In Kenya’s urban environments, sustainable transport is a key driver of growth and employment. Electric mobility is a particular passion of mine and, in Nairobi, we have been able to support an existing business, EkoRent’s NopeaRide electric taxi company, to grow its fleet and charging infrastructure, reducing urban air pollution and demonstrating to other African and global cities that urban development need not come with a high climate price tag. With NopeaRide, we brought our capital but also our expertise in developing robust health and safety, compliance and governance procedures to ensure that the company can grow and develop beyond our involvement.
But we can’t afford to do it alone.
As well as pioneering new business models and technologies, our effort to shift the dial towards truly sustainable infrastructure development involves unlocking access to infrastructure finance from large but previously untapped sources such as private companies, pensions and insurance funds.
In Nairobi, we are co-located with our sister PIDG company GuarantCo and have colleagues here also from PIDG Technical Assistance and PIDG Ltd. This joined-up approach has enabled us to generate new business and support a wider range of infrastructure projects than we could achieve alone.
We have made exciting investments designed to strengthen Kenya’s domestic capital markets. In 2019, our sister PIDG companies GuarantCo, the Emerging Africa Infrastructure Fund and PIDG Technical Assistance, worked with Acorn Holdings to launch a 5 billion Kenyan Shilling green bond, the first to be listed on the Nairobi and London Stock Exchanges. Building on this success, InfraCo Africa acted as an anchor investor in Acorn’s Real Estate Investment Trusts (“REITs”) which have so far raised 2.4 billion Kenyan Shillings from institutional investors to develop Acorn’s student housing offering in Nairobi. Our investment has demonstrated the wider value of REITs to forward-thinking Kenyan investors looking to diversify their portfolios in a way that minimises risk, whilst enabling companies to swiftly grow their businesses. In the case of Acorn, this approach supports a key priority of Kenya’s Big 4 Agenda[iii] and is helping to meet the shortfall of affordable homes for Kenya’s growing student population.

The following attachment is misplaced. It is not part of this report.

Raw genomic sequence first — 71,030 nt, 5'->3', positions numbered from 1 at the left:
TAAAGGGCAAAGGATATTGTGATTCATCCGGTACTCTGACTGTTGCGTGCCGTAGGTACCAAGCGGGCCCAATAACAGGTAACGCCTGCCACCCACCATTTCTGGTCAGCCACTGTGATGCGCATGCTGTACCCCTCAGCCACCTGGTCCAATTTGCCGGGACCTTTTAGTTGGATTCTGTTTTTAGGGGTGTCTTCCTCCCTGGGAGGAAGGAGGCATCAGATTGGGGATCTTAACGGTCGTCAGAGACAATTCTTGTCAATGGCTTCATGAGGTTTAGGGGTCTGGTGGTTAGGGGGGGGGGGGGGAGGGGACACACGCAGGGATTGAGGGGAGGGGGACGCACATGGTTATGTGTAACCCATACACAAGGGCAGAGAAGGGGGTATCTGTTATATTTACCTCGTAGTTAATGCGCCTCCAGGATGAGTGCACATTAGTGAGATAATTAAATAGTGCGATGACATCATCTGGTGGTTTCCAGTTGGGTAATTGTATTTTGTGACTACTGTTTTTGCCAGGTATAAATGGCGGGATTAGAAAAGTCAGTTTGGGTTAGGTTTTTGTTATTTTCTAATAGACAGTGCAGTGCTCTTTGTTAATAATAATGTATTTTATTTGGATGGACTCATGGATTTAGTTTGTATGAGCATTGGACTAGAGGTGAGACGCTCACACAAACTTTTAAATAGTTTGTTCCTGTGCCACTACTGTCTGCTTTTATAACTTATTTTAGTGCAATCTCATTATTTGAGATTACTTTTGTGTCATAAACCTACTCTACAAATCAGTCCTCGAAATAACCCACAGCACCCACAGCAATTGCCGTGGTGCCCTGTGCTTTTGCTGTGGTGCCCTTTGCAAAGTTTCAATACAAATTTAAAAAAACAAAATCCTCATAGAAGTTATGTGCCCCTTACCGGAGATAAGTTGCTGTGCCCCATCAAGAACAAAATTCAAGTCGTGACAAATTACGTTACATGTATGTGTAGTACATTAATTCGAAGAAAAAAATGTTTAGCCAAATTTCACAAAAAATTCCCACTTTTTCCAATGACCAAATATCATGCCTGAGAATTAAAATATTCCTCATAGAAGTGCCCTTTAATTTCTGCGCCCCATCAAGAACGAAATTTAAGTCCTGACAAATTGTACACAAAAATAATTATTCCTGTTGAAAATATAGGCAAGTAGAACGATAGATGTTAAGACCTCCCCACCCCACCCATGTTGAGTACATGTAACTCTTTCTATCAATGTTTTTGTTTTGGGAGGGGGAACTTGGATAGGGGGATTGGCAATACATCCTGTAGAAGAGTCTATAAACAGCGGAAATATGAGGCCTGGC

Our ambition for Kenya’s capital markets has not stopped there.
Drawing on our experience of supporting the growth of InfraCredit Nigeria, we are now working with Cardano Development to establish an equivalent credit enhancement facility to provide guarantees for infrastructure projects in Kenya, a potentially catalytic venture. Watch this space!
The World Bank’s 2019 ‘Beyond the Gap’ report seeks to shift the infrastructure investment debate away from simply spending more and towards a focus on identifying the right objectives and metrics to achieve the best results for both people and planet.[iv] InfraCo Africa consciously works ‘on-the-frontier’ to identify and pilot these new solutions, investing in challenging markets and always looking for opportunities to recycle our experience and push forward new ideas. It is hard work and it can be a bumpy ride, but ultimately our work attracts private sector financing into sectors, countries and projects that it would not otherwise have considered.
In Kenya, as elsewhere across the continent, InfraCo Africa is demonstrating what is possible.
This demonstration effect will be key if we are to not only accelerate delivery of Kenya’s Vision 2030, but to achieve the global sustainable development goals across sub-Saharan Africa in the next nine years.